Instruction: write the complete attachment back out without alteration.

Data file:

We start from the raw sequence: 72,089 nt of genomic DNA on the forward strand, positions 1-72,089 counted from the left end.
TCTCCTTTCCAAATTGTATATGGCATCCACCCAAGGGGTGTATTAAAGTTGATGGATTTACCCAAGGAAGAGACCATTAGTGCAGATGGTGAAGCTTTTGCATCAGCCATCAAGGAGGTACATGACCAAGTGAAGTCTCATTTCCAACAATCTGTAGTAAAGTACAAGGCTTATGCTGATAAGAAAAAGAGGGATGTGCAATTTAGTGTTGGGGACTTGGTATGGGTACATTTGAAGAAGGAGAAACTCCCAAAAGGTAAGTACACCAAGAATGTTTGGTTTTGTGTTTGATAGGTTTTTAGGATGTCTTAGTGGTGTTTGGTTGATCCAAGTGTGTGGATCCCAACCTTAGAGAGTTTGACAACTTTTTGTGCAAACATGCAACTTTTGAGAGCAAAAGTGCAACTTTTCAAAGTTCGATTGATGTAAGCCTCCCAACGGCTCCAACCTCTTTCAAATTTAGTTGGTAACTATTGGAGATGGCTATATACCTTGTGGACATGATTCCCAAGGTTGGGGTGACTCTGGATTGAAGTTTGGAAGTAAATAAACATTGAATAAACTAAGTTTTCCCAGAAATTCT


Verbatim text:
We start from the raw sequence: 72,089 nt of genomic DNA on the forward strand, positions 1-72,089 counted from the left end.
TCTCCTTTCCAAATTGTATATGGCATCCACCCAAGGGGTGTATTAAAGTTGATGGATTTACCCAAGGAAGAGACCATTAGTGCAGATGGTGAAGCTTTTGCATCAGCCATCAAGGAGGTACATGACCAAGTGAAGTCTCATTTCCAACAATCTGTAGTAAAGTACAAGGCTTATGCTGATAAGAAAAAGAGGGATGTGCAATTTAGTGTTGGGGACTTGGTATGGGTACATTTGAAGAAGGAGAAACTCCCAAAAGGTAAGTACACCAAGAATGTTTGGTTTTGTGTTTGATAGGTTTTTAGGATGTCTTAGTGGTGTTTGGTTGATCCAAGTGTGTGGATCCCAACCTTAGAGAGTTTGACAACTTTTTGTGCAAACATGCAACTTTTGAGAGCAAAAGTGCAACTTTTCAAAGTTCGATTGATGTAAGCCTCCCAACGGCTCCAACCTCTTTCAAATTTAGTTGGTAACTATTGGAGATGGCTATATACCTTGTGGACATGATTCCCAAGGTTGGGGTGACTCTGGATTGAAGTTTGGAAGTAAATAAACATTGAATAAACTAAGTTTTCCCAGAAATTCT